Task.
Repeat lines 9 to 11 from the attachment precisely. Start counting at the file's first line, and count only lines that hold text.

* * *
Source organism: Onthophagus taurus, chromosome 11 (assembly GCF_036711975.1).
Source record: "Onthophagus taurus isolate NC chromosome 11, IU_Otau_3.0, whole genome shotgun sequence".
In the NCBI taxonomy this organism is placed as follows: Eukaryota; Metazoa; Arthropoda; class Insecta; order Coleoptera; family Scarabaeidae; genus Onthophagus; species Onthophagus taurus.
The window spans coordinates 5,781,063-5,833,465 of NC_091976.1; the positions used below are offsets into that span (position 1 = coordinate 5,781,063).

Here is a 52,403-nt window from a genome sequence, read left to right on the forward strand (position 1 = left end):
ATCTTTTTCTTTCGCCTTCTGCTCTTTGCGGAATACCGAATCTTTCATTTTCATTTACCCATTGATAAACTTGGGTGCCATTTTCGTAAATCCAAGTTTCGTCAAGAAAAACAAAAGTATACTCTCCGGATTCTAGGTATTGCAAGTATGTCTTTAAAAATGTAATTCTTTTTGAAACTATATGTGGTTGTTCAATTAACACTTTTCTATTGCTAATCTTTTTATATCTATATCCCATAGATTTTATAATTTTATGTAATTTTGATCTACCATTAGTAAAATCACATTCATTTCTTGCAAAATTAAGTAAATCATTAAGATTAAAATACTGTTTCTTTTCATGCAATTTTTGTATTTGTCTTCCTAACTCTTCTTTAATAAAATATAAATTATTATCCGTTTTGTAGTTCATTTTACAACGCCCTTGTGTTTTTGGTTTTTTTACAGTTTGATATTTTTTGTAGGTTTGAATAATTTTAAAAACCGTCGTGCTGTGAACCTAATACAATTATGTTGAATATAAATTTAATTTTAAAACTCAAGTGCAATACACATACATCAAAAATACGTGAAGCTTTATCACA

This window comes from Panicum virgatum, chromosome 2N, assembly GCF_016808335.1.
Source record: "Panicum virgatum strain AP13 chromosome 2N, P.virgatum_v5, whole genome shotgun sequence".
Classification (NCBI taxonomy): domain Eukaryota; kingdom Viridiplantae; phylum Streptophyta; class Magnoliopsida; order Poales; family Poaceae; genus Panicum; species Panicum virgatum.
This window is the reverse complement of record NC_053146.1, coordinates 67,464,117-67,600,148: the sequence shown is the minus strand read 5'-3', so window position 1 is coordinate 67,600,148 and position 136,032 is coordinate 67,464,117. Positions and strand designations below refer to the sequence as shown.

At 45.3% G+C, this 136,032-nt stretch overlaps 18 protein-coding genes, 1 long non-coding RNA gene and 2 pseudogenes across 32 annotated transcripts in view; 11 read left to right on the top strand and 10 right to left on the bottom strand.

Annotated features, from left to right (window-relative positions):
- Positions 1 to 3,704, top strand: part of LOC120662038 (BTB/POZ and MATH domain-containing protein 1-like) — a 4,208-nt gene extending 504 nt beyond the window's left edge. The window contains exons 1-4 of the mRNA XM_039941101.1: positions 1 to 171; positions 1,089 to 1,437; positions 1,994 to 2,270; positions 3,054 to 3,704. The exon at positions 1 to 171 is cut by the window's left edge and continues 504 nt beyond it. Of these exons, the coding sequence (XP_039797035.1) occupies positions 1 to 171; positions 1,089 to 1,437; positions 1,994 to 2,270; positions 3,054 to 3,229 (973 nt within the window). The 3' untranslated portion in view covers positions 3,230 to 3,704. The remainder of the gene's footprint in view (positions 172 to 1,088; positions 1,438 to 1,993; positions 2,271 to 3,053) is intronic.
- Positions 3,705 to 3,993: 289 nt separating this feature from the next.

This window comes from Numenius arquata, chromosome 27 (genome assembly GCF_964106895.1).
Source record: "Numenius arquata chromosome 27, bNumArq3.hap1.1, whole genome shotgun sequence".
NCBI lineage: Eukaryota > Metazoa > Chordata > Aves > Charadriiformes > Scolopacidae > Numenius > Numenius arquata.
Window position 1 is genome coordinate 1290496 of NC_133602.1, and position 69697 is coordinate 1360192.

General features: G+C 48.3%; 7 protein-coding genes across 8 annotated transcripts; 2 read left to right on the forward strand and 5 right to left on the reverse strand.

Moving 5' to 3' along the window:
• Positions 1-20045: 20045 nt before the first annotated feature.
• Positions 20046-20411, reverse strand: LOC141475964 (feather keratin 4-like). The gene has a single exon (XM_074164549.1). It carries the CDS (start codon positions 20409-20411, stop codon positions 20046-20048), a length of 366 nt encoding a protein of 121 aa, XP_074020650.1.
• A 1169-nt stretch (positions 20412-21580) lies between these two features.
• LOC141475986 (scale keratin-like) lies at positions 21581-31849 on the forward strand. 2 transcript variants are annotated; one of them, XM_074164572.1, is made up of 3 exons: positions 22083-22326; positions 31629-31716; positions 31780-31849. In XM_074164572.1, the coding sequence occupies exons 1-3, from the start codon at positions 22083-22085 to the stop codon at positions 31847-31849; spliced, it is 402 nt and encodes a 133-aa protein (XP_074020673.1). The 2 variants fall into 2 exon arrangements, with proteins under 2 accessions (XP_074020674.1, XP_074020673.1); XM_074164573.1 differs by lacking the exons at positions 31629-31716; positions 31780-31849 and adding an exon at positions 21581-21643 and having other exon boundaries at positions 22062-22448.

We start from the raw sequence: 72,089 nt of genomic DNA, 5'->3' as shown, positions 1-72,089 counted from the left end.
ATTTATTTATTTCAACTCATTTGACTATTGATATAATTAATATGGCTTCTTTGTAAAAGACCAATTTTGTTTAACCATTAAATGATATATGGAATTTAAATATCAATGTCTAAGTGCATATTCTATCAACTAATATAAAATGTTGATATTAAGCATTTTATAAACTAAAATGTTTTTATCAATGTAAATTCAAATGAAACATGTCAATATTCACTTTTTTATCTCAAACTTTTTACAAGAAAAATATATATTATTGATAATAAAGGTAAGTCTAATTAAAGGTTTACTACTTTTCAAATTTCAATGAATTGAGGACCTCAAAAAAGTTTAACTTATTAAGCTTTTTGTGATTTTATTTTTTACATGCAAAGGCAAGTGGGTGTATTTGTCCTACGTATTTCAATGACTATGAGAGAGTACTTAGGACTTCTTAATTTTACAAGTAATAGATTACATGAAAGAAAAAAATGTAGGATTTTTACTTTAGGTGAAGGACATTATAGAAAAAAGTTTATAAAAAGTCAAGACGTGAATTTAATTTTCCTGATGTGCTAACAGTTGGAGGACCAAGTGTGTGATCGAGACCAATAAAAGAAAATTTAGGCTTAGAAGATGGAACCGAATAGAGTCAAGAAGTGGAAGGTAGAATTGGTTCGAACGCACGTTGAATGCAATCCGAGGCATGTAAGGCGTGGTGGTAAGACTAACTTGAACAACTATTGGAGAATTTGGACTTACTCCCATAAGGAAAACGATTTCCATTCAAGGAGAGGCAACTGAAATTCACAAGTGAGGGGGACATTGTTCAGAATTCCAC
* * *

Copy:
Classification (NCBI taxonomy): domain Eukaryota; kingdom Viridiplantae; phylum Streptophyta; class Magnoliopsida; order Poales; family Poaceae; genus Panicum; species Panicum virgatum.
This window is the reverse complement of record NC_053146.1, coordinates 67,464,117-67,600,148: the sequence shown is the minus strand read 5'-3', so window position 1 is coordinate 67,600,148 and position 136,032 is coordinate 67,464,117. Positions and strand designations below refer to the sequence as shown.

At 45.3% G+C, this 136,032-nt stretch overlaps 18 protein-coding genes, 1 long non-coding RNA gene and 2 pseudogenes across 32 annotated transcripts in view; 11 read left to right on the top strand and 10 right to left on the bottom strand.